WMS BookHub keeps distance learning students involved with library

By DONNA HARRIS
Posted 9/12/20

Thanks to a creative media specialist, distance learners at Woodland Middle School have the same access to library books that the in-person students have. Just before preplanning for the 2020-21 …

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WMS BookHub keeps distance learning students involved with library

Posted
Thanks to a creative media specialist, distance learners at Woodland Middle School have the same access to library books that the in-person students have. 

Just before preplanning for the 2020-21 school year began, media specialist Sabrina Price came across a blog by fellow media specialist Shannon McClintock Miller that discussed creating a BookHub delivery service to get library books into the hands of distance learners.

"Once the school start date was confirmed and options were given for in-person or digital learning, I knew I needed to start developing a plan to connect with our digital learners and to meet the needs of our in-person students while books are quarantined," Price said. 

The blog, in which Miller wrote about students "ordering" the books they wanted and media specialists doing the "shopping" for them, gave Price the inspiration she needed to find a way to connect with students, both distance learners and in-person students. 

"It caught my eye because it was a cute spinoff of the popular delivery service, GrubHub," Price said. "It was a concept that would already be familiar with parents and students without having to give much explanation. I loved the idea of 'ordering books' so I set out to make BookHub work for our school and our students." 

Price said middle schoolers are "at the age where they need to be encouraged and engaged with reading," and she didn't want the "unexpected circumstances we currently face" due to COVID-19 to cause any student to miss out on the chance to check out library books. 

"These few years are some of the most important when it comes to them creating a love or hate relationship with reading," she said. "I wanted to develop a program that would give me the opportunity to get books into their hands while giving them both guidance and a sense of ownership in what they choose to read."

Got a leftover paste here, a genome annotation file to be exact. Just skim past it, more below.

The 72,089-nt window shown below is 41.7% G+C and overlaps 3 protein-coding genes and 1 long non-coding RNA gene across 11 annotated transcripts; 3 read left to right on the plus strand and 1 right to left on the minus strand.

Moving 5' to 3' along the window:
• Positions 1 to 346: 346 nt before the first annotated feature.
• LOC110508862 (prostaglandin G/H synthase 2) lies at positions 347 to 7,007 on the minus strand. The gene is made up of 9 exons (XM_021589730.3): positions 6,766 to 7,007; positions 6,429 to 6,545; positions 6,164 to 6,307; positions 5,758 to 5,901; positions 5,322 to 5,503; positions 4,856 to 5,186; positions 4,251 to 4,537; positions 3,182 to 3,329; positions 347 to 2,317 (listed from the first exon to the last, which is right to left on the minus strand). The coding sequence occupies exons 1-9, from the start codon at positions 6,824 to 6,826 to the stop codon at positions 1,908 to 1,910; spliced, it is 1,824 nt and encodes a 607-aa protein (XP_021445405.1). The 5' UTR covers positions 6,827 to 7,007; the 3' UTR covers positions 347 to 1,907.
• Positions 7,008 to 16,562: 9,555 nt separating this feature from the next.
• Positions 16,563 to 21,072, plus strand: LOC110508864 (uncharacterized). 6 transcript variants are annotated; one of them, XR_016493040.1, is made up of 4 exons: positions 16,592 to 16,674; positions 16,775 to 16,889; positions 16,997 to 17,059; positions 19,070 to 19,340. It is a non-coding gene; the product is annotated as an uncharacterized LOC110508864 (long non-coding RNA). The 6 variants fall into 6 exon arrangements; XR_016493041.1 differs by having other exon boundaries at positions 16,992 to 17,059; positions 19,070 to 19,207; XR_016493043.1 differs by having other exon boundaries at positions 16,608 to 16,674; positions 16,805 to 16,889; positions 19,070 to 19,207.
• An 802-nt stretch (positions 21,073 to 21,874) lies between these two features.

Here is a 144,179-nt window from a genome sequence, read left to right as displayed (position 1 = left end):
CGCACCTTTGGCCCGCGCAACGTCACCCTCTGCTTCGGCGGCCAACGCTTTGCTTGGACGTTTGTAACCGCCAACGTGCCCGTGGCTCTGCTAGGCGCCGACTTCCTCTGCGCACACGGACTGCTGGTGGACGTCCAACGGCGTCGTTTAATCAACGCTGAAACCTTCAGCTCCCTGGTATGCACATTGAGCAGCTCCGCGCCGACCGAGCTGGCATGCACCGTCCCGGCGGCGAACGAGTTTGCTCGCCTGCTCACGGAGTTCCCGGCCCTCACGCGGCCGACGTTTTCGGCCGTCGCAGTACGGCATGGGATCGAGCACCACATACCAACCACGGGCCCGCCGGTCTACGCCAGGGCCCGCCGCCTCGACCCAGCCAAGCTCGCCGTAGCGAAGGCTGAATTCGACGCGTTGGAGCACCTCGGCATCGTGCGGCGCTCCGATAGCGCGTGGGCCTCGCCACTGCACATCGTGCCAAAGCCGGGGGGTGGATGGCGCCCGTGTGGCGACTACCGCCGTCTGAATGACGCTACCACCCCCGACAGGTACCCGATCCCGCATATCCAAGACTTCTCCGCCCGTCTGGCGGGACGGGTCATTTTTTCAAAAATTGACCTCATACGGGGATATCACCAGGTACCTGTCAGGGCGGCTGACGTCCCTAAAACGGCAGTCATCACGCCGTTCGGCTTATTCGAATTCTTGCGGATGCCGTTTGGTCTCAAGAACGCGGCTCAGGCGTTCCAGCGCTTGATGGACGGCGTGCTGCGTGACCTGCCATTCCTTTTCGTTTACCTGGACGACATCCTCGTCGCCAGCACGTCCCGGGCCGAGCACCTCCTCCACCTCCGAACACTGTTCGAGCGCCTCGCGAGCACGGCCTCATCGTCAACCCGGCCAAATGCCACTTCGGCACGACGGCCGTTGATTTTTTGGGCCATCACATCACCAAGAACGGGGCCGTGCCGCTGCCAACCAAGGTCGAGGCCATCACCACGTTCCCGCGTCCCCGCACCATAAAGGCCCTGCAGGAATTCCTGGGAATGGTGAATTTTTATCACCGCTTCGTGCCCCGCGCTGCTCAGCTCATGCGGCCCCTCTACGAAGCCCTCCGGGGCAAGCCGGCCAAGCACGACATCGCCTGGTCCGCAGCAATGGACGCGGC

Enabling distance learners to check out library books is essential to keeping them connected to their school, according to Price. 

"Our distance learners are still our students," she said. "The only difference is the location in which their learning takes place. We expect them to act and work as if they are 'regular' students so they should be able to have the same expectations for us. I am sure I could find websites to access books online, but it just isn’t the same. With our library, they have an abundance of books to choose from instead of just a small collection they might find elsewhere."  

When the school began doing distance learning, the teachers and administrators wanted to "find ways to include those students as part of our everyday school experience as much as possible," Principal Michael Blankenship said. 

"We want them to still feel as if they are a part of the school," he said. "Most importantly, we want them to maintain their academic growth. This is just one way that we can try to provide a high-quality learning experience for our distance learning students."  

The WMS BookHub was introduced to teachers and students on Sept. 1, Price said, and teachers were sent a screencast to show their students on how to access and use the school's online catalog Destiny Discover.

"Our digital learners were the first to learn about it," she said. "Then, it was introduced to everyone else about a week later."  

Using Destiny Discover, distance learners can place an order for the books they want, and Price will deliver it to their vehicles curbside. In-person students can enter their orders and pick them up in the media center. 

"Students can access their accounts in Destiny Discover from school or home," Price said. "Once there, they can browse our entire library collection of print books and e-books and can instantly see the availability of each book. They have the option to 'favorite' books they may want to check out later or they can place a 'hold' on a book, which starts the BookHub process."

Until now, WMS hasn't had a digital option to place holds on books, but technology specialists at the central office created the feature at Price’s request.